Key worker

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A key worker is a public sector employee who is considered to provide an essential service. The term is often used in the United Kingdom in the context of those essential workers who may find it difficult to buy property in the area where they work.[1]

In particular, it has become more prominent as escalating house prices result in a gap between household income and the cost of housing. Many local authorities and other public sector bodies (especially in London and the South East, where a "Key worker living scheme" operates)[2] face major problems recruiting and retaining their workers (many of whom are on lower levels of pay than the private sector) in terms of housing (in most cases the social rented sector is unable to provide low cost housing for rent or shared ownership).[1][3] The response to these concerns has been the development of initiatives designed to house key workers, including low-cost loans and shared ownership schemes.[2][3][4]

Those defined as key workers generally include:


The definition is sometimes extended to include those support staff without whom the above roles may struggle to function.[5] The term was also initially used in mental health services to identify the health professional responsible for the coordination of care under CPA, but has since been replaced in 1999 by the term Care Co–ordinator [6][7]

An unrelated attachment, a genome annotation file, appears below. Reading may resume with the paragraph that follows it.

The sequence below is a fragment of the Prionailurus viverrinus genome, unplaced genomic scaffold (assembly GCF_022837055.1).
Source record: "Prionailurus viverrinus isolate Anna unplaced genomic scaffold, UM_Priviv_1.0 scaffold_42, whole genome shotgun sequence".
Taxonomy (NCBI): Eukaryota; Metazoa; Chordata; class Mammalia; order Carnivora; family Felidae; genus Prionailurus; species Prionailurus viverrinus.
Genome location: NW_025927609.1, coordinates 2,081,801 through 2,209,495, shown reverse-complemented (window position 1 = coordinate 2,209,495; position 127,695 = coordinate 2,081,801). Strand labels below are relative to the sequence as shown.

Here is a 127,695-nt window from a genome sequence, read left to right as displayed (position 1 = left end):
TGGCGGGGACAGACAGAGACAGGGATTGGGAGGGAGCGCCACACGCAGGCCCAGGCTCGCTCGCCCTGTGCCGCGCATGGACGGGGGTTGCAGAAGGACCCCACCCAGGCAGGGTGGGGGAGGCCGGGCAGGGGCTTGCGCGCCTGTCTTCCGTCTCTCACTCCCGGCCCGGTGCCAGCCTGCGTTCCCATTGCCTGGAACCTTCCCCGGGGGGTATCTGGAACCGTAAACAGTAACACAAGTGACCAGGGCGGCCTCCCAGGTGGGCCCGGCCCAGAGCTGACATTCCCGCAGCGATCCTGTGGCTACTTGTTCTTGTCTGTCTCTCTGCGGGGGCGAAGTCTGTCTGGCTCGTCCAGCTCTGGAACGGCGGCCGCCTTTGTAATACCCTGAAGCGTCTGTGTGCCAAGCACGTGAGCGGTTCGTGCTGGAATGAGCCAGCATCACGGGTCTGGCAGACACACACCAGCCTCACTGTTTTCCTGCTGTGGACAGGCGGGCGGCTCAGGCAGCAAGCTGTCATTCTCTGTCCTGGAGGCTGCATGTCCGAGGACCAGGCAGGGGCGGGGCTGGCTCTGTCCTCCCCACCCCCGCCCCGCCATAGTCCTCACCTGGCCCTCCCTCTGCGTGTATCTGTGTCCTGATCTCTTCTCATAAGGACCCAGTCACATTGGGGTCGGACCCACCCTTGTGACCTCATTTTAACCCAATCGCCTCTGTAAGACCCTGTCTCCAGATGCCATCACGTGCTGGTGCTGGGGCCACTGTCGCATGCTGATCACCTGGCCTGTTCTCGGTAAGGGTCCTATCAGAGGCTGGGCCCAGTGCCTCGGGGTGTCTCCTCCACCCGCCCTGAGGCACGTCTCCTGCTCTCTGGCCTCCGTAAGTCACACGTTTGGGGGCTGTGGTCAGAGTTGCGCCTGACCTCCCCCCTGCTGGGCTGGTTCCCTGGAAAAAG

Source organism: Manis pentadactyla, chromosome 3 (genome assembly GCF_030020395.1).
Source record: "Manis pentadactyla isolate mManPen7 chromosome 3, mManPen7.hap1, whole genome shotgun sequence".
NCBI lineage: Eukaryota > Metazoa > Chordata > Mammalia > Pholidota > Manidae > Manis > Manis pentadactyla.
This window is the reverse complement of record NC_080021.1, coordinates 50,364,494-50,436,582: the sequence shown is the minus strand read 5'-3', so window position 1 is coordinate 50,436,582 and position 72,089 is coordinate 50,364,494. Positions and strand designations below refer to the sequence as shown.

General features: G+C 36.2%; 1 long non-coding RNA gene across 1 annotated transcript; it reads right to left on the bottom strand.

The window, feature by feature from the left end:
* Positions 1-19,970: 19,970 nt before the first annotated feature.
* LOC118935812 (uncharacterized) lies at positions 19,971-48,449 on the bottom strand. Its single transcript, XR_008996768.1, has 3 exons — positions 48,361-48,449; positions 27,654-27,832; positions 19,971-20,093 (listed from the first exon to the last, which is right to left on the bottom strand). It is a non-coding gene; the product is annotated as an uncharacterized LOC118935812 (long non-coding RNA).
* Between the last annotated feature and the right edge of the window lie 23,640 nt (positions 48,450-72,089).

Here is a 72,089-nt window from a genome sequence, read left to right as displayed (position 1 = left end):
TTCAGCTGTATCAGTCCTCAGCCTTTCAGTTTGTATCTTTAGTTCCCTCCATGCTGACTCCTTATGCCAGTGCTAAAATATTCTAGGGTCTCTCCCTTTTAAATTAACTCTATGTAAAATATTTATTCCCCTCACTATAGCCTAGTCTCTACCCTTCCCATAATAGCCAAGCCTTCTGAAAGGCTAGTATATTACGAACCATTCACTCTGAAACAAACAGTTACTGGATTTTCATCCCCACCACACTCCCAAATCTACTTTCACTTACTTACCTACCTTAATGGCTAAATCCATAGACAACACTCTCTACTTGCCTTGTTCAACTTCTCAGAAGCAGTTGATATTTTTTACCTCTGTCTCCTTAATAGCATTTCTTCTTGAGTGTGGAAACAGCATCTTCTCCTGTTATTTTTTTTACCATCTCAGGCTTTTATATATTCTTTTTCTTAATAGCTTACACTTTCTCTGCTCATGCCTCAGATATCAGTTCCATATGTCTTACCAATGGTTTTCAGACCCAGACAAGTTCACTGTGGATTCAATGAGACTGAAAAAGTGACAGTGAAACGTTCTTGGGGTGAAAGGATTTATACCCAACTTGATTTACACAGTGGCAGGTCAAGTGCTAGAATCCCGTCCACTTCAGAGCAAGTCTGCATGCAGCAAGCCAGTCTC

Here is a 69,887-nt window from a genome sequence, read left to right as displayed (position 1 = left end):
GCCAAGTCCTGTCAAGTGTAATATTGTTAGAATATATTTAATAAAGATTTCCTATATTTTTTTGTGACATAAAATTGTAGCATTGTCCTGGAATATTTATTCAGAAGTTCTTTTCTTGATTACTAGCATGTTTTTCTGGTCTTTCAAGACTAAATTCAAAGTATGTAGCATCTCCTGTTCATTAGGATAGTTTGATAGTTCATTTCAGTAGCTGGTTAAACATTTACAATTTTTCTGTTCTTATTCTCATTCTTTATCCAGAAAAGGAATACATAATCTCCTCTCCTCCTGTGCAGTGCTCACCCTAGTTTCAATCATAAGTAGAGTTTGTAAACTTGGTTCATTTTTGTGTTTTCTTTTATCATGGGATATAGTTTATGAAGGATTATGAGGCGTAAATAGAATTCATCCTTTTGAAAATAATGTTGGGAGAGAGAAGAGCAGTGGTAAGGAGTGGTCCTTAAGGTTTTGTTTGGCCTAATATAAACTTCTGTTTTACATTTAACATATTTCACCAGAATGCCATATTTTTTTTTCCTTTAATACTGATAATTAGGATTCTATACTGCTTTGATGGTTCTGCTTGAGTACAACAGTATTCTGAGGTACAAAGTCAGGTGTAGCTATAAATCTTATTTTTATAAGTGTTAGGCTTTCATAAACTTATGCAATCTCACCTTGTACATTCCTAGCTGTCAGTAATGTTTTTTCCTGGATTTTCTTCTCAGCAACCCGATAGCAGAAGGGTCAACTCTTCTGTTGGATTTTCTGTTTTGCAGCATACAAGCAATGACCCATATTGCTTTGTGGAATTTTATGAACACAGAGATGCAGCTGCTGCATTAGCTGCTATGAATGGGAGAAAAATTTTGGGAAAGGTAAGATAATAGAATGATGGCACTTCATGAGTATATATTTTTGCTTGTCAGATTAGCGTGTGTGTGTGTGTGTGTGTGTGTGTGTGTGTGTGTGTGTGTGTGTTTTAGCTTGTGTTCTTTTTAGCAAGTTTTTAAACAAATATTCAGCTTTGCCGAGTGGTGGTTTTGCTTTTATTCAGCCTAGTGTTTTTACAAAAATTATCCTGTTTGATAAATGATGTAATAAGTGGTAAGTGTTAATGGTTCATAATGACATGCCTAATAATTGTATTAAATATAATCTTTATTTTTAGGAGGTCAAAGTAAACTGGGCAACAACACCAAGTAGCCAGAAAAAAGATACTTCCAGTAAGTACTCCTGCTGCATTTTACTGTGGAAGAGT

1. ^ a b c "Key Worker Living programme", Directgov
  2. ^ a b "Key worker living scheme", Department of Communities and Local Government
  3. ^ a b "Key Workers", City of London
  4. ^ "Ask the expert: Key worker mortgages", BBC, 27 January 2005
  5. ^ "Key Worker Qualifying Roles", Ashford Borough Council
  6. ^ "CPA association". Retrieved 2009-06-29.
  7. ^ "Effective care co-ordination in mental health services: modernising the care programme approach - A policy booklet". Retrieved 2009-06-29.

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